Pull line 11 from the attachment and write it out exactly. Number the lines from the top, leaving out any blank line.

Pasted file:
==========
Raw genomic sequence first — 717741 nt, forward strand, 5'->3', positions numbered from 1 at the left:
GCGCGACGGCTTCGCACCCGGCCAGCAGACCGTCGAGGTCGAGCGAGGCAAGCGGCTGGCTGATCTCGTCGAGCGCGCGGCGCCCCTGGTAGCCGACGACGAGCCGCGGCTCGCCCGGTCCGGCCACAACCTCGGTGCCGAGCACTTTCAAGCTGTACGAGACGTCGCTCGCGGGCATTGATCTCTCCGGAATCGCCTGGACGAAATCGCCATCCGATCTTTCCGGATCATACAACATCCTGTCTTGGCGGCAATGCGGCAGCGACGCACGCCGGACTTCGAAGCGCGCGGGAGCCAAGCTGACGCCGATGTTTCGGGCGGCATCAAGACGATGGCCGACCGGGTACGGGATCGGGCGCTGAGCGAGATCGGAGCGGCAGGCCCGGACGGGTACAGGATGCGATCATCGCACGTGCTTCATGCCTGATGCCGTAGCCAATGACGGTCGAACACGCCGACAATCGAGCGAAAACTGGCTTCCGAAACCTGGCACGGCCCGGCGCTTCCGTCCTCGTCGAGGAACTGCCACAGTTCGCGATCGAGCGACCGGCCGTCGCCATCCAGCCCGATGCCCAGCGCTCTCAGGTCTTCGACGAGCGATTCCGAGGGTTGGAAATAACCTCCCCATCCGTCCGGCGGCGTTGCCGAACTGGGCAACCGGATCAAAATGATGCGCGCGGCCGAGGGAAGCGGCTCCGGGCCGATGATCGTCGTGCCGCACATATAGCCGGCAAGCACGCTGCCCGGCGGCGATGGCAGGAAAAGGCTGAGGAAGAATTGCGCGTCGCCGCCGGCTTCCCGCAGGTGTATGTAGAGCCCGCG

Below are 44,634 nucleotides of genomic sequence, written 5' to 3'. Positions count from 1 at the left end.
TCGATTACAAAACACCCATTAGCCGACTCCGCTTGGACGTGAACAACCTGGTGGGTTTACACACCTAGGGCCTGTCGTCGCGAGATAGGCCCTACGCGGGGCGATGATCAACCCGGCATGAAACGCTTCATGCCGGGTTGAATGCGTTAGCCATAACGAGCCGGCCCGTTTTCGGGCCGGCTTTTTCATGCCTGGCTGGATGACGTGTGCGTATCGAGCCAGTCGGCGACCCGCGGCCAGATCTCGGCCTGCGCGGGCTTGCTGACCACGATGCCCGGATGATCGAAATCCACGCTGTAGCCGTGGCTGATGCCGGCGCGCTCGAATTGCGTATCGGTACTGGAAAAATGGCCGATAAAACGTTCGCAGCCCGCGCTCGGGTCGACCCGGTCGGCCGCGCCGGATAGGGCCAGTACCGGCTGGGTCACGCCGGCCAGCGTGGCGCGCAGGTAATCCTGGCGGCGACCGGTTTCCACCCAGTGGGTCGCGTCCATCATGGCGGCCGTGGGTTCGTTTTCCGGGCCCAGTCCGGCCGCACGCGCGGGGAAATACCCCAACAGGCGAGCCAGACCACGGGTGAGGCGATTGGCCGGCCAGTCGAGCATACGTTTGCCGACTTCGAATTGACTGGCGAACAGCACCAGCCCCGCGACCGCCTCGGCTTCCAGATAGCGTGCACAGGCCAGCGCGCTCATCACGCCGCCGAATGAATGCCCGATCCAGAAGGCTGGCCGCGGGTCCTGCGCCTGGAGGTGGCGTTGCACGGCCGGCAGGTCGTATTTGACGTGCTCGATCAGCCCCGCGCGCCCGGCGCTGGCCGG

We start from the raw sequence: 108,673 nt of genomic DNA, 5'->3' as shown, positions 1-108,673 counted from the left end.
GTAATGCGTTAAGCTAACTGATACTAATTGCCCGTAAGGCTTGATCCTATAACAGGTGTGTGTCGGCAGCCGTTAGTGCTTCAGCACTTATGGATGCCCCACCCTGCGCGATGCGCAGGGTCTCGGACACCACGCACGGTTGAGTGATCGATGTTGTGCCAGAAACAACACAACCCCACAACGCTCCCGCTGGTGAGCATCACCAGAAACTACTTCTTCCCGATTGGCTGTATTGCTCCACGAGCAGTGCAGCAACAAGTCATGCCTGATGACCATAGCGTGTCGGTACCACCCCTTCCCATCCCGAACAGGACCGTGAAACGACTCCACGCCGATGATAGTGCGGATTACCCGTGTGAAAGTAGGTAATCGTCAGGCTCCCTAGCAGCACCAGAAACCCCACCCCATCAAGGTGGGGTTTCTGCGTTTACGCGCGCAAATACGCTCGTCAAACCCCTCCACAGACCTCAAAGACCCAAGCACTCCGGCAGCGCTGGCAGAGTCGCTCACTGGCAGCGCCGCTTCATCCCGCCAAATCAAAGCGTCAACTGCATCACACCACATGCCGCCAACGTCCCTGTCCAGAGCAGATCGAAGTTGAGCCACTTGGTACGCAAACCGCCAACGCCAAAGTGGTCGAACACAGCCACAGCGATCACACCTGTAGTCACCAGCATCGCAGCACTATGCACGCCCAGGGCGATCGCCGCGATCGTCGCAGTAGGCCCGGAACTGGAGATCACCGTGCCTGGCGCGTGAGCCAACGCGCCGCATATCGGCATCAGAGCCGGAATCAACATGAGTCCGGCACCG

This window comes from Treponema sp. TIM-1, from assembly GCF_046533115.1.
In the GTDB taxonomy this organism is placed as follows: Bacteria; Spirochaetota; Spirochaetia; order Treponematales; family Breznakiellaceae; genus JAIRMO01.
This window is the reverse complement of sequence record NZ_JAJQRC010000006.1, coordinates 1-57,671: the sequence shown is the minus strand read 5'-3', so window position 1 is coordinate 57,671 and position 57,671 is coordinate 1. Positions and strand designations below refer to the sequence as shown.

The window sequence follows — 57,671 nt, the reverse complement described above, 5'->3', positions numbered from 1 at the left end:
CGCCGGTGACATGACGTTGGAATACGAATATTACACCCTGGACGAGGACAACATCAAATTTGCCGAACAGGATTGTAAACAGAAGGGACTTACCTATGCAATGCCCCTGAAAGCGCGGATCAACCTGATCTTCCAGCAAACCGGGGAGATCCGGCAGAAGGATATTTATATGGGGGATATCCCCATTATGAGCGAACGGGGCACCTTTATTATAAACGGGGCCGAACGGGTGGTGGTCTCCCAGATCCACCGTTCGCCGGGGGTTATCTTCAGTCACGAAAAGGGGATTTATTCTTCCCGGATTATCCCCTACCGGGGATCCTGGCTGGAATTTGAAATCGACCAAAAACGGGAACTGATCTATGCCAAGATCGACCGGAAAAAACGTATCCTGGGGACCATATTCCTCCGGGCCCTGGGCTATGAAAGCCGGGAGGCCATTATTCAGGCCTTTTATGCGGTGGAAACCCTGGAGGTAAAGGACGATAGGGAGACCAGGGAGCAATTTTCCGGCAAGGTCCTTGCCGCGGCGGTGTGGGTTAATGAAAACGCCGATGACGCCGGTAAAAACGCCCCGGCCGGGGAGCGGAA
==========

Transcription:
CGCCGGTGACATGACGTTGGAATACGAATATTACACCCTGGACGAGGACAACATCAAATTTGCCGAACAGGATTGTAAACAGAAGGGACTTACCTATGCAATGCCCCTGAAAGCGCGGATCAACCTGATCTTCCAGCAAACCGGGGAGATCCGGCAGAAGGATATTTATATGGGGGATATCCCCATTATGAGCGAACGGGGCACCTTTATTATAAACGGGGCCGAACGGGTGGTGGTCTCCCAGATCCACCGTTCGCCGGGGGTTATCTTCAGTCACGAAAAGGGGATTTATTCTTCCCGGATTATCCCCTACCGGGGATCCTGGCTGGAATTTGAAATCGACCAAAAACGGGAACTGATCTATGCCAAGATCGACCGGAAAAAACGTATCCTGGGGACCATATTCCTCCGGGCCCTGGGCTATGAAAGCCGGGAGGCCATTATTCAGGCCTTTTATGCGGTGGAAACCCTGGAGGTAAAGGACGATAGGGAGACCAGGGAGCAATTTTCCGGCAAGGTCCTTGCCGCGGCGGTGTGGGTTAATGAAAACGCCGATGACGCCGGTAAAAACGCCCCGGCCGGGGAGCGGAA